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Ken Borland



Miller the darling of Indian crowds keeps SA competitive 0

Posted on December 05, 2022 by Ken

David Miller has become something of a darling of Indian crowds due to his exploits in the IPL, and his phenomenal century in the second T20 in Guwahati at the weekend at least ensured the Proteas were competitive.

But in order to actually win the third and final T20 at the Holkar Cricket Stadium in Indore on Tuesday, he says South Africa need to find a way for their bowling and batting to click at the same time.

In the second T20, their bowling was dreadful, serving up numerous full tosses and short, wide deliveries for a rampant Indian top-order to feast on, as they pummelled 237/3 in their 20 overs.

South Africa again lost wickets up front, before Miller, with a career-best 106 not out off only 47 balls, and Quinton de Kock, whose 69* off 48 was a welcome return to form, lifted them to 221/3.

Miller also became South Africa’s leading run-scorer in T20 Internationals with 2050 in 92 innings, going past JP Duminy (1934 in 75 innings).

“It’s always a great feeling to score an international hundred and I’m really chuffed to get the record too, but I have also played the most T20 games for South Africa,” Miller said.

“It was a really loud crowd, they feel right on top of you here, but you just try and enjoy the atmosphere, which you won’t get anywhere else in the world, they are so passionate.

“It’s tough to play in Indian conditions, but it was a good effort and a great game in the end. Quinny and I had a really good partnership that made it a competitive game, we got close.

“The bowling department was extremely good in the last game, but just slightly off tonight, there was a bit of a lack of execution. But if we can combine both, align the batting and the bowling in the same game, then we will be formidable,” Miller said.

The attack were given the mother of all hidings with Kagiso Rabada (14.25), Anrich Nortje (13.66), Wayne Parnell (13.50) and Lungi Ngidi (12.25) all having economy rates that aptly indicated the massacre.

“India got off to a flyer on a good pitch and then kept their momentum all the way through. When we see a team start to get going like that, we need to change the plan and adapt,” Miller said.

“But they batted extremely well and assessed the wicket really quickly. Suryakumar Yadav [61 off 22] is hitting the ball really nicely and you can’t afford to give a top-class batsman like that a couple of freebies.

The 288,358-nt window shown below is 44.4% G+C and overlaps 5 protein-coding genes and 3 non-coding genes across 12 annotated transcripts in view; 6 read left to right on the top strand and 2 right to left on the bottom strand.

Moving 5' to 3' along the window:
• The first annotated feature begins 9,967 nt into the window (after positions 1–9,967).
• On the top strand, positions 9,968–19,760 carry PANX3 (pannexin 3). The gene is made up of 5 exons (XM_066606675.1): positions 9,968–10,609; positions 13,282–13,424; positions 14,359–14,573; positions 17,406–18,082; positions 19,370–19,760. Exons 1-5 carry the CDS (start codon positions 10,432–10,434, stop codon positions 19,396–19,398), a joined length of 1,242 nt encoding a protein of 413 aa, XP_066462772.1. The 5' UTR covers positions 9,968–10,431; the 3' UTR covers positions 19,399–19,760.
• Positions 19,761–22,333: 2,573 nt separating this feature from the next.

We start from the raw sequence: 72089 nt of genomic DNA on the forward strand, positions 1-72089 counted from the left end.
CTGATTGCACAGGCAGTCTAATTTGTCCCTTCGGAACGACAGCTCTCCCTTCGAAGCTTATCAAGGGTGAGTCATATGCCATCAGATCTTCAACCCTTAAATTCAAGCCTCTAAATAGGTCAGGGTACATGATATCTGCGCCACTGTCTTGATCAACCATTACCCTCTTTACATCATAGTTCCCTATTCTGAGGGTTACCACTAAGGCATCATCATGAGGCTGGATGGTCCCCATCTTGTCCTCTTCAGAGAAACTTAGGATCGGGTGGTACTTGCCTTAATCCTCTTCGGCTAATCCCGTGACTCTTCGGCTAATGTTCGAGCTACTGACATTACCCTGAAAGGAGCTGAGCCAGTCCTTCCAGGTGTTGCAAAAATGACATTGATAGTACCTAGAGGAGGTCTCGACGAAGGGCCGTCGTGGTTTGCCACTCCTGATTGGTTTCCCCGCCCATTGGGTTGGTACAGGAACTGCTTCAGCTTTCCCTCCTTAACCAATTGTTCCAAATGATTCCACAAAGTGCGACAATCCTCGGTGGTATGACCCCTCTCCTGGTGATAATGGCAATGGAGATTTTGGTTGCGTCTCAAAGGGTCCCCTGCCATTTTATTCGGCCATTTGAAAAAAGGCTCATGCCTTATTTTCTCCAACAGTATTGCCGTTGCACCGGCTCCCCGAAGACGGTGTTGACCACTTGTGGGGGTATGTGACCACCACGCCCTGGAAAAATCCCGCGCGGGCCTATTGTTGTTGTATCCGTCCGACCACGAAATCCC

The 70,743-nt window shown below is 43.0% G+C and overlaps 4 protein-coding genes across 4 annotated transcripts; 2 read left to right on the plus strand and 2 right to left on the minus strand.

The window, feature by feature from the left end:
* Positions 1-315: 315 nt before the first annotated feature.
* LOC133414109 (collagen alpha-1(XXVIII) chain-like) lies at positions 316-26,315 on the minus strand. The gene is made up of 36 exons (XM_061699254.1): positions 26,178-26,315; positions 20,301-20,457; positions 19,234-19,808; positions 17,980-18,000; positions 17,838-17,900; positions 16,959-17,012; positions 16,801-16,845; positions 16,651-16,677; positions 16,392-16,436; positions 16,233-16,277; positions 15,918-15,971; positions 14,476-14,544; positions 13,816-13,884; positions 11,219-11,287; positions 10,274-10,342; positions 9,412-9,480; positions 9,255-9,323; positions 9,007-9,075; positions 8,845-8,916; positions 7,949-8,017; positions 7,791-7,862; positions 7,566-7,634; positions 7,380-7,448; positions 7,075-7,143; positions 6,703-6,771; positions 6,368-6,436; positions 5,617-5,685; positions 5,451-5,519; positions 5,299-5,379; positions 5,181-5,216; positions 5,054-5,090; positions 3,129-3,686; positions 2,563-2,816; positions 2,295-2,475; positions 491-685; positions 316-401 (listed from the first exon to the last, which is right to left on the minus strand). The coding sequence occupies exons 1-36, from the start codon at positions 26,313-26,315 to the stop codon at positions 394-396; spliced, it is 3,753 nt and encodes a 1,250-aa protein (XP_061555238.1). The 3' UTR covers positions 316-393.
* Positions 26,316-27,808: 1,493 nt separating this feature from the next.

“It comes down to execution, we need to be hard on ourselves and tighten up. He absolutely annihilated us and gave India a really good injection of momentum. He’s a class player,” Miller said.

Miller & De Kock show their enduring worths, but that must not pull the wool over the eyes of SA management 0

Posted on December 05, 2022 by Ken

Centurion David Miller and Quinton de Kock showed their enduring worths in T20 cricket with a magnificent partnership, but that must not pull the wool over the eyes of the Proteas management as to how many problems the side has following South Africa’s 16-run defeat to India in the second T20 in Guwahati on Sunday.

The Proteas problems began with their bowling, which was awful, allowing a hungry Indian top-order to plunder 237/3 after South Africa had sent them in to bat. It is the highest score the Proteas have ever conceded in a T20 International, beating the 236/6 the West Indies scored when they won batting second at the Wanderers in 2014/15.

Having played two spinners on a seamer’s pitch in the first T20, South Africa then brought in Lungi Ngidi for Tabraiz Shamsi in Guwahati, when the pitch probably suited a second spinner, judging by how well left-armer Keshav Maharaj bowled in taking 2/23 in his four overs.

All the pacemen were poor and were severely punished. They could not find their lines and lengths up front, and then, under pressure, their skills dissolved in a flood of full tosses and short, wide deliveries. A temperature in the 30s and 94% humidity meant there was lots of sweat around to make the ball slippery, but India’s bowlers were far more controlled having to deal with the same conditions.